Marina Kassianidou

Partial Touch



  • come so close to (an object) as to be or come into contact with it.

    • bring one’s hand or another part of one’s body into contact with.

    • come or bring into mutual contact.

    • be tangent to (a curve or surface) at a certain point.

  • handle in order to manipulate, alter, or otherwise affect, especially in an adverse way.

    • cause harm to (someone).

    • consume or use (food, drink, money, etc.).

    • used to indicate that something is avoided or rejected.

  • have an effect on; make a difference to.

    • (of a quality or expression) be or become visible or apparent in.

  • produce feelings of affection, gratitude, or sympathy in.

  • reach (a specified level or amount).

    • be comparable to in quality or excellence.

  • lightly mark in features or other details with a brush or pencil.




  • an act of touching someone or something.

    • the faculty of perception through physical contact, especially with the fingers.

    • a musician’s manner of playing keys or strings.

    • the manner in which a musical instrument’s keys or strings respond to being played.

    • a light stroke with a pen, pencil, etc.

  • a small amount; a trace.

    • a detail or feature, typically one that gives something a distinctive character.

  • a distinctive manner or method of dealing with something.

    • an ability to deal with something successfully.


1 Excerpts of definitions from Oxford Languages. “Touch,”, accessed June 15, 2020,

Part I

I have been thinking a lot about touch lately—touching surfaces and objects, touching other people, touching the world. Within a few months, all of these actions have become stigmatized as they form ways through which the coronavirus can be transmitted. When outside the house, I keep reminding myself not to touch anything or anyone unless I absolutely have to. When mail and packages arrive, I quarantine them a few days before touching them. And, of course, I try (and fail) not to touch my face. Far from being the “forgotten sense,” touch is now foregrounded as something to be scrutinized and, if possible, avoided.2

I have also been thinking a lot about touch due to an ongoing project I began about five years ago and which involves recreating books from my late grandmother Koralia’s book collection. Most of these are 19th and early 20th-century school books that belonged to my grandmother, grandfather, great-uncle and great-grandfather. I “re-read” each book as a material object rather than a text, focusing on marks of usage and time: folds, creases, tears, stains, discolorations, and wormholes. For each book, I trace around these marks by hand, one page at a time, and then scan, print, and bind the drawings into a new book containing only the excavated marks. The recreated books become archives of lines—lines that suggest narratives of time, touch, embodiment, and distributed agency. I think of the recreated books as alternative “history” books, recording the history of handling of each original book, including the history of my own handling of that same book.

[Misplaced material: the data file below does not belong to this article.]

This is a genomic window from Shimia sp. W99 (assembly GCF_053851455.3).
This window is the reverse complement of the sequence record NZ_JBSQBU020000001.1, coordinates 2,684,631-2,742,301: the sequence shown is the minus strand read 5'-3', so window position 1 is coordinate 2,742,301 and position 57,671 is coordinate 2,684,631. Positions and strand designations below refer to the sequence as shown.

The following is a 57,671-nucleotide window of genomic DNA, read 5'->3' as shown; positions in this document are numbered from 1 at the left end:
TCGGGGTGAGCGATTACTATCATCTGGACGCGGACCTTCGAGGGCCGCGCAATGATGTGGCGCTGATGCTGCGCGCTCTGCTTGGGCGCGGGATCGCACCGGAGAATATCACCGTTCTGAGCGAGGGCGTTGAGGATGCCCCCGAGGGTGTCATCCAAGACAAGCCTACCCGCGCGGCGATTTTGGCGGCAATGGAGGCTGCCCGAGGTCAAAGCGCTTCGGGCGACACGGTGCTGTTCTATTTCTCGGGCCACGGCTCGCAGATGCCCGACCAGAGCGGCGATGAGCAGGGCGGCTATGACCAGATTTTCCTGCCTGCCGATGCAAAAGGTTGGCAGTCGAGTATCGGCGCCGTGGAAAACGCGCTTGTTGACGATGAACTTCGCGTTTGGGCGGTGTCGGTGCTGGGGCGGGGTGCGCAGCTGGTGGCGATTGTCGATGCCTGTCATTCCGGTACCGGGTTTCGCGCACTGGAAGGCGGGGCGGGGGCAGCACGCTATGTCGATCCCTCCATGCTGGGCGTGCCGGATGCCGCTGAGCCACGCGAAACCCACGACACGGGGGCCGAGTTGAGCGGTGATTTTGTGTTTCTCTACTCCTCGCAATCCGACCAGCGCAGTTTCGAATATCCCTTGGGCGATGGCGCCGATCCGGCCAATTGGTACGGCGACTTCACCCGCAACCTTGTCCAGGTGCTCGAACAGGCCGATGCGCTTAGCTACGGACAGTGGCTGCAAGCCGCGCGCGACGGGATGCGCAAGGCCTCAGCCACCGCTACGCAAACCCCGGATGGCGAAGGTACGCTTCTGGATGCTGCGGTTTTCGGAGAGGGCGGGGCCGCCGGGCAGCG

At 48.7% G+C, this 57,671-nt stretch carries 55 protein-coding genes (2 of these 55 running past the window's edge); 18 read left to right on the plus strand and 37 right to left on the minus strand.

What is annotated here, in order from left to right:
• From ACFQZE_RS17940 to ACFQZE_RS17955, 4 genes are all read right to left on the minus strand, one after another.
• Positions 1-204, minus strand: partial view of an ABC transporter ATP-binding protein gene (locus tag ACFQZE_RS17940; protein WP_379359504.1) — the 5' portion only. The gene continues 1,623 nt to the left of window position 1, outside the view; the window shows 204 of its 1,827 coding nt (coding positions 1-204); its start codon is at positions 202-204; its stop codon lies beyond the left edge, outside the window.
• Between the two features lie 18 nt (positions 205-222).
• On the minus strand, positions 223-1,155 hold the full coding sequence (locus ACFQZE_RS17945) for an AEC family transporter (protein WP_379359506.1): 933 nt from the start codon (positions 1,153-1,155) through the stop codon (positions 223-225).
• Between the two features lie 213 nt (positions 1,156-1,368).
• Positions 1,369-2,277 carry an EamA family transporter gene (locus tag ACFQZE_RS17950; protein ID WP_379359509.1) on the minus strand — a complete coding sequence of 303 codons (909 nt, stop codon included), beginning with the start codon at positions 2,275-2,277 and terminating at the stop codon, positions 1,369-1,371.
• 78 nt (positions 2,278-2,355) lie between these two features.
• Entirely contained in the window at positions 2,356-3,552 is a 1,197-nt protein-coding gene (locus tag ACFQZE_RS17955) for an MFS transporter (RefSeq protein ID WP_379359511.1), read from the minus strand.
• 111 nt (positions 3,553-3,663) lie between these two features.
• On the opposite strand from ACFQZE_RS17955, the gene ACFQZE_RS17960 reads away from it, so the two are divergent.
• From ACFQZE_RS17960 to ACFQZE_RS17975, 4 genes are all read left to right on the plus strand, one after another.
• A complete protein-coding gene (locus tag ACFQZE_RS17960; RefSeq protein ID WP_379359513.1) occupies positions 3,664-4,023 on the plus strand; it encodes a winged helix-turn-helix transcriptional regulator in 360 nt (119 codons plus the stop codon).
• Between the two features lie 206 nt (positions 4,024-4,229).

This project, with its focus on touch and the accumulation of traces, has acquired an unexpected resonance during the pandemic. Touched surfaces physically connect us to one another—“[t]he surface that one person touches bears the trace of that person, hosts and transfers that trace, and affects the next person whose touch lands there.”3 Traveling people touch surfaces in the spaces they encounter, inadvertently depositing their traces and picking up the traces of others. Traveling objects move from person to person, carrying traces of each hand and, potentially, traces of the virus. We are all interconnected, most often in unequal ways.4 And we all leave our marks/traces in the world that we all share. The books I started making years ago present such shared and touched surfaces. They make visible the traces of each body—both human and non-human—that touched each page, while also reminding me of the invisible yet potentially deadly traces of the virus. They also remind me that we, as embodied beings, partially come to know the world through touching—we feel the world.

Some of these books will be shown as part of a postponed group exhibition in September. Initially—pre-pandemic—they would have been placed on a low custom-built bench. Visitors would have been able to lean down, take a book, and “read” it—handle it in the way a book is meant to be handled and, in the process, potentially add their own imperceptible traces to the ones already recorded. According to new health and safety protocols, however, objects in art exhibitions can no longer be handled by viewers. I have thus spent the past month talking with the curators and rethinking the work and its display. The inaccessibility of the books at this specific moment in time foregrounds once again touch, or rather its interruption and partial loss. Things meant to be handled and touched are now beyond our reach. 

Part II

During my daily walks around Boulder, I have begun noticing more and more chalk drawings—along with leftover chalks—on the pavements around my neighborhood, most likely the result of parents trying to keep their children entertained during the shelter-in-place orders. I have thus far encountered a dragon with a very long body, an aquarium of brightly colored fish, gardens with flowers of all sorts, and encouraging messages: “You are not alone,” “We can do hard things,” “Add your own drawing.” Some of the drawings are traces of sidewalk games played—hopscotch courses for the most part—and inadvertently invite passers-by to pause their walk and play. These marks intervene in my route, asking me to consider different possibilities for my movement through space. 

One of the things that pulls me towards the action of drawing is its ability to simply and literally embody an encounter through touch. When a marking tool touches a surface it leaves behind a mark. That mark acts as the trace of the encounter between tool and surface, between the hand that holds the tool and the surface that is being touched, between the person drawing and the object they draw on, between person and world. Through drawing, we touch and leave traces in the world. I never see the people that made those chalk drawings; even if I do see them, I have to keep my distance from them. I see their traces though; I witness the way they have touched their surroundings. And these traces affect me—touch me—in potentially more significant ways than before. They remind me of a shared physical space that the pandemic partially took away (while also bringing it to the foreground); they become an affirmation of a shared experience.